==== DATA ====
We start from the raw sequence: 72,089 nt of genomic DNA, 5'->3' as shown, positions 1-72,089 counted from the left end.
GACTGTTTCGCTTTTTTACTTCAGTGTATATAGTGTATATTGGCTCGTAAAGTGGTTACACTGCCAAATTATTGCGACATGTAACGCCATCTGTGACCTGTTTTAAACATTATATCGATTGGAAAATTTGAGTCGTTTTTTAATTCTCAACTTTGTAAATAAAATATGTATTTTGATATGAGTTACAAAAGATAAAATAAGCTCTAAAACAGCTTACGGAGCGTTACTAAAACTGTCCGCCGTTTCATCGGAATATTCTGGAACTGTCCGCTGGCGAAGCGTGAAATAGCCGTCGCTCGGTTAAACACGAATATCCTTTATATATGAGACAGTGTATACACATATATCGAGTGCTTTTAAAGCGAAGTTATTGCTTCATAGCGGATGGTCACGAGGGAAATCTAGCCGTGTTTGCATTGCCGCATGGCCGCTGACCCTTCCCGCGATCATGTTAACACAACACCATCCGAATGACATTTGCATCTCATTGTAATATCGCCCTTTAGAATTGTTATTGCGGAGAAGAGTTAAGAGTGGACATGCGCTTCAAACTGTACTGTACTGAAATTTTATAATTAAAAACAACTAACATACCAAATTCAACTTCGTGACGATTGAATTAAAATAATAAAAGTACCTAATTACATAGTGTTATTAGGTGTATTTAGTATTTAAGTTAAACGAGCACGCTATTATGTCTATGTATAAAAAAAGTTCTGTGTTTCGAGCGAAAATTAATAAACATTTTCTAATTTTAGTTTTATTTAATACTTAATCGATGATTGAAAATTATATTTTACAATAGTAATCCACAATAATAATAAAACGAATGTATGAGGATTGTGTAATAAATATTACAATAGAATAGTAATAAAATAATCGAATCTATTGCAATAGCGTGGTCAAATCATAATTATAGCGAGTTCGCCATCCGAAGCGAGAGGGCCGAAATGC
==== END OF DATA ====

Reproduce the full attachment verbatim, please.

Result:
We start from the raw sequence: 72,089 nt of genomic DNA, 5'->3' as shown, positions 1-72,089 counted from the left end.
GACTGTTTCGCTTTTTTACTTCAGTGTATATAGTGTATATTGGCTCGTAAAGTGGTTACACTGCCAAATTATTGCGACATGTAACGCCATCTGTGACCTGTTTTAAACATTATATCGATTGGAAAATTTGAGTCGTTTTTTAATTCTCAACTTTGTAAATAAAATATGTATTTTGATATGAGTTACAAAAGATAAAATAAGCTCTAAAACAGCTTACGGAGCGTTACTAAAACTGTCCGCCGTTTCATCGGAATATTCTGGAACTGTCCGCTGGCGAAGCGTGAAATAGCCGTCGCTCGGTTAAACACGAATATCCTTTATATATGAGACAGTGTATACACATATATCGAGTGCTTTTAAAGCGAAGTTATTGCTTCATAGCGGATGGTCACGAGGGAAATCTAGCCGTGTTTGCATTGCCGCATGGCCGCTGACCCTTCCCGCGATCATGTTAACACAACACCATCCGAATGACATTTGCATCTCATTGTAATATCGCCCTTTAGAATTGTTATTGCGGAGAAGAGTTAAGAGTGGACATGCGCTTCAAACTGTACTGTACTGAAATTTTATAATTAAAAACAACTAACATACCAAATTCAACTTCGTGACGATTGAATTAAAATAATAAAAGTACCTAATTACATAGTGTTATTAGGTGTATTTAGTATTTAAGTTAAACGAGCACGCTATTATGTCTATGTATAAAAAAAGTTCTGTGTTTCGAGCGAAAATTAATAAACATTTTCTAATTTTAGTTTTATTTAATACTTAATCGATGATTGAAAATTATATTTTACAATAGTAATCCACAATAATAATAAAACGAATGTATGAGGATTGTGTAATAAATATTACAATAGAATAGTAATAAAATAATCGAATCTATTGCAATAGCGTGGTCAAATCATAATTATAGCGAGTTCGCCATCCGAAGCGAGAGGGCCGAAATGC